Lincoln said in 1863 that those present at the commemoration of Gettysburg must “highly resolve that these dead shall not have died in vain—that this nation, under God, shall have a new birth of freedom—and that government of the people, by the people, for the people, shall not perish from the earth.” His speech did not only memorialize, it also galvanized—for in November of 1863, America was at war with itself. The North needed a shared cause as much as it needed shared remembrance.
September 11th was not Gettysburg. The soldiers Lincoln eulogized were not civilians; Civil War adversaries were better-defined and perhaps better understood than those in a war of terror. Yet Lincoln borrowed a somber occasion and imposed an argument, that these soldiers died for democracy. Not all of them did; no army is built of unanimous motives. But few today fault him for claiming it nonetheless.
For some reason, though, what we note easily at Gettysburg—that Lincoln’s speech was political, and rightfully so—we refuse to laud in the case of Harvard’s 9/11 vigil. The remembrance of Sept. 11, we pretend, is apolitical.
But a vigil is a political act. I do not mean it serves the interests of a party or a doctrine. Rather, it counters suffering—by insisting that we present have not allowed these dead to go unmarked, and these atrocities to go unresisted. A vigil is built of political human beings, who hold opinions and, by acting on them, hope to attack the sources of suffering. That suffering was deeply political on Sept. 11, 2001, for it was directed at the beating civilian heart of this country and its values. We ignore all of this if we aim for an apolitical dream, made impotent by political correctness.
There has been much discussion of the vigil’s politicism in this publication. One writer echoed the arguments of a Crimson Staff Editorial when he said that “this vigil was primarily about promoting the narrative of rampant Islamophobia after 9/11.” However, Islamophobia was a central theme of none of the speakers and comprised a small fraction of the speeches. Furthermore, Islamophobia is itself a manifestation of the suffering which a vigil presumes to address in the first place.
But even if the dissenters are correct, their critiques of Harvard’s “political vigil” say something about all of us. They remind us that we hunt for culprits among our friends as well as among our enemies. The Crimson Staff Editorial offered the sweeping suspicion that “the Harvard community” (used synonymously with “the day’s organizers”) was deliberately using “the anniversary primarily as a means of decrying post-9/11 discrimination in America and the subsequent foreign policy of the Bush administration.”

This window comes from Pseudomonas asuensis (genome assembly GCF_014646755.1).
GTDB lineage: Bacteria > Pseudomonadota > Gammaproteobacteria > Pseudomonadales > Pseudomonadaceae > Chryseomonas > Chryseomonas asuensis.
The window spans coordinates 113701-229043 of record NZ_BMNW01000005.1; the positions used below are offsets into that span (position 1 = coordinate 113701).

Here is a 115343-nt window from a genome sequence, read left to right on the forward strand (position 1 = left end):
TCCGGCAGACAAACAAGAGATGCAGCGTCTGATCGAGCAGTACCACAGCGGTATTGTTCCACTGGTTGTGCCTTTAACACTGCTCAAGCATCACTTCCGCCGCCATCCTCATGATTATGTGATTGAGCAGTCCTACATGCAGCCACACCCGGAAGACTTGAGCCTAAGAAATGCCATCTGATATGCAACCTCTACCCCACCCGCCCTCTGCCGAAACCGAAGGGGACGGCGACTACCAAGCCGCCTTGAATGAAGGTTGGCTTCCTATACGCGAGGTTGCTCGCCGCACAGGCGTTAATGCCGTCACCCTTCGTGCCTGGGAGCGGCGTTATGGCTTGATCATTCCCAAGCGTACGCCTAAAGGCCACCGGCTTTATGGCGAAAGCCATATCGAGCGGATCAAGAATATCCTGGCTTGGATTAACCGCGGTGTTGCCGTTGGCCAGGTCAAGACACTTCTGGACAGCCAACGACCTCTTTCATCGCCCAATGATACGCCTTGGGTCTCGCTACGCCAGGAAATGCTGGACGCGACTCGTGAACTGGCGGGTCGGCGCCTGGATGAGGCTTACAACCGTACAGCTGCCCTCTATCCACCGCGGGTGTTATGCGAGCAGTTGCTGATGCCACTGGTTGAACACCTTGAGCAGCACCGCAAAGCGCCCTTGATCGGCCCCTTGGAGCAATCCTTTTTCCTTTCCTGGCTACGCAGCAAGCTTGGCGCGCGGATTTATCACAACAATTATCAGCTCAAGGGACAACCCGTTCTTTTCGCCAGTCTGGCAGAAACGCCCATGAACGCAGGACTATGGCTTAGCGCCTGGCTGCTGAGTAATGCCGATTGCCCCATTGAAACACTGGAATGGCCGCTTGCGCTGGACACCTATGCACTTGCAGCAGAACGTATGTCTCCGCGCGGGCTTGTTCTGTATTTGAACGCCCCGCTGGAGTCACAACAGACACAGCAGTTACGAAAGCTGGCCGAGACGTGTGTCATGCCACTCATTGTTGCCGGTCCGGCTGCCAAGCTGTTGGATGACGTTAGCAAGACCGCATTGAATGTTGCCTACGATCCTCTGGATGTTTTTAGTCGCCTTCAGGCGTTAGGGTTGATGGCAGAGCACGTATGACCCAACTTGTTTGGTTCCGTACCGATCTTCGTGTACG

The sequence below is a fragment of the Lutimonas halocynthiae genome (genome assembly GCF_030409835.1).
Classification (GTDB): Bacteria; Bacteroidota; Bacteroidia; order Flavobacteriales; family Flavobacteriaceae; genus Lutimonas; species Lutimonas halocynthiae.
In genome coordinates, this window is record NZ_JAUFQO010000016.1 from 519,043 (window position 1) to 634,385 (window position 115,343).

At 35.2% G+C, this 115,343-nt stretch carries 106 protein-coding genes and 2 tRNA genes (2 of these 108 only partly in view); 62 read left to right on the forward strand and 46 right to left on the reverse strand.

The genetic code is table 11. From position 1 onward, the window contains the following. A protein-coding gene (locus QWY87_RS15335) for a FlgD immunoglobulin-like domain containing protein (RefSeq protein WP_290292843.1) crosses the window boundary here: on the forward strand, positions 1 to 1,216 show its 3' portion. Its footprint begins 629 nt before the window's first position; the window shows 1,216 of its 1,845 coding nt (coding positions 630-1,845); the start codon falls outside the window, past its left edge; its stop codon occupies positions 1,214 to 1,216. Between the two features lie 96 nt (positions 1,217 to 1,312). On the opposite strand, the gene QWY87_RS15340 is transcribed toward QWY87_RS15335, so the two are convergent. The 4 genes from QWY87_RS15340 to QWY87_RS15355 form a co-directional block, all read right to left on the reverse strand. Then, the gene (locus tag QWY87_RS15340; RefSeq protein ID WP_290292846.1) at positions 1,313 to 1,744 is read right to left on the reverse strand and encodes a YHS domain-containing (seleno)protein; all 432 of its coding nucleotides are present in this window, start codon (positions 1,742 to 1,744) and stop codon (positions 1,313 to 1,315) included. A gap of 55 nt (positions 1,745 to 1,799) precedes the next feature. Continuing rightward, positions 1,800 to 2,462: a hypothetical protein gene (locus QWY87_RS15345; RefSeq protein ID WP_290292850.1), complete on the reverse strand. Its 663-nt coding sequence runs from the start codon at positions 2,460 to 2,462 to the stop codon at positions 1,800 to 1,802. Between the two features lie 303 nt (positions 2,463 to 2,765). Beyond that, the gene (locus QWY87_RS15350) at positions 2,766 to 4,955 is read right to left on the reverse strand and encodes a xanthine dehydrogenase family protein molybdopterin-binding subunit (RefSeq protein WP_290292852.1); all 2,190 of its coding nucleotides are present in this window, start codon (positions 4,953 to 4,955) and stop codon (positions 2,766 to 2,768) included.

If we are to lay blame, let us be precise. “The day’s organizers” who planned the evening vigil were distinct from those who, in facilitating separate intellectual discussions, supposedly insisted upon “their, and Harvard’s, own steadfast commitment to multiculturalism.” The vigil planners included a Harvard assistant dean, four speakers—a scholar of religion, the Chaplain of our University, the Dean of our College, and the daughter of a man who died in the World Trade Center—and a few students. I was one of them, but I speak only for myself.
It is this group that we are accusing of orchestrating an inappropriately political commemoration. If a political agenda exists among the diverse speakers and planners of Harvard’s vigil, I do not know who authored it. But The Crimson editorial staff felt justified in criticizing that “author,” with all the restraint of a negative book review (its title was “Call That a Vigil?”).
The evidence used by critics of the vigil has been imprecise, perhaps because they were trying to critique a unitary agenda that did not exist. The recitation from the Koran was not, as The Crimson staff editorial claimed, “the only religious text read at the vigil.” The University Choir sang from the Hebrew Bible (“Song of Solomon”) and Revelation 14:13. Student Elizabeth Moroney, whose father died on 9/11, did not say that Americans “should have been ‘trying to understand’ the people who attacked us.” She said Americans “should be trying to understand rather than trying to be understood.”
The criticisms of the vigil should remind us that people prefer a locus for their frustration and blame. We like to imagine that someone orchestrated a controversial political stance, instead of acknowledging that these separate speakers responded separately to the injustices they perceived in 9/11. If the speakers were political, it was because of an accurate realization: that all the candles we might burn at an ‘apolitical’ vigil can shed light on nothing but the tears on our faces.
The other thing Lincoln said at Gettysburg is that “[t]he world will little note, nor long remember what we say here, but it can never forget what [the dead] did here.” We need not be afraid that any orator’s words can taint our commemoration of the dead. It is for us the living to try to speak, politically when we feel we must.
Daniel A. Gross ’13 is an English concentrator, living in Currier House.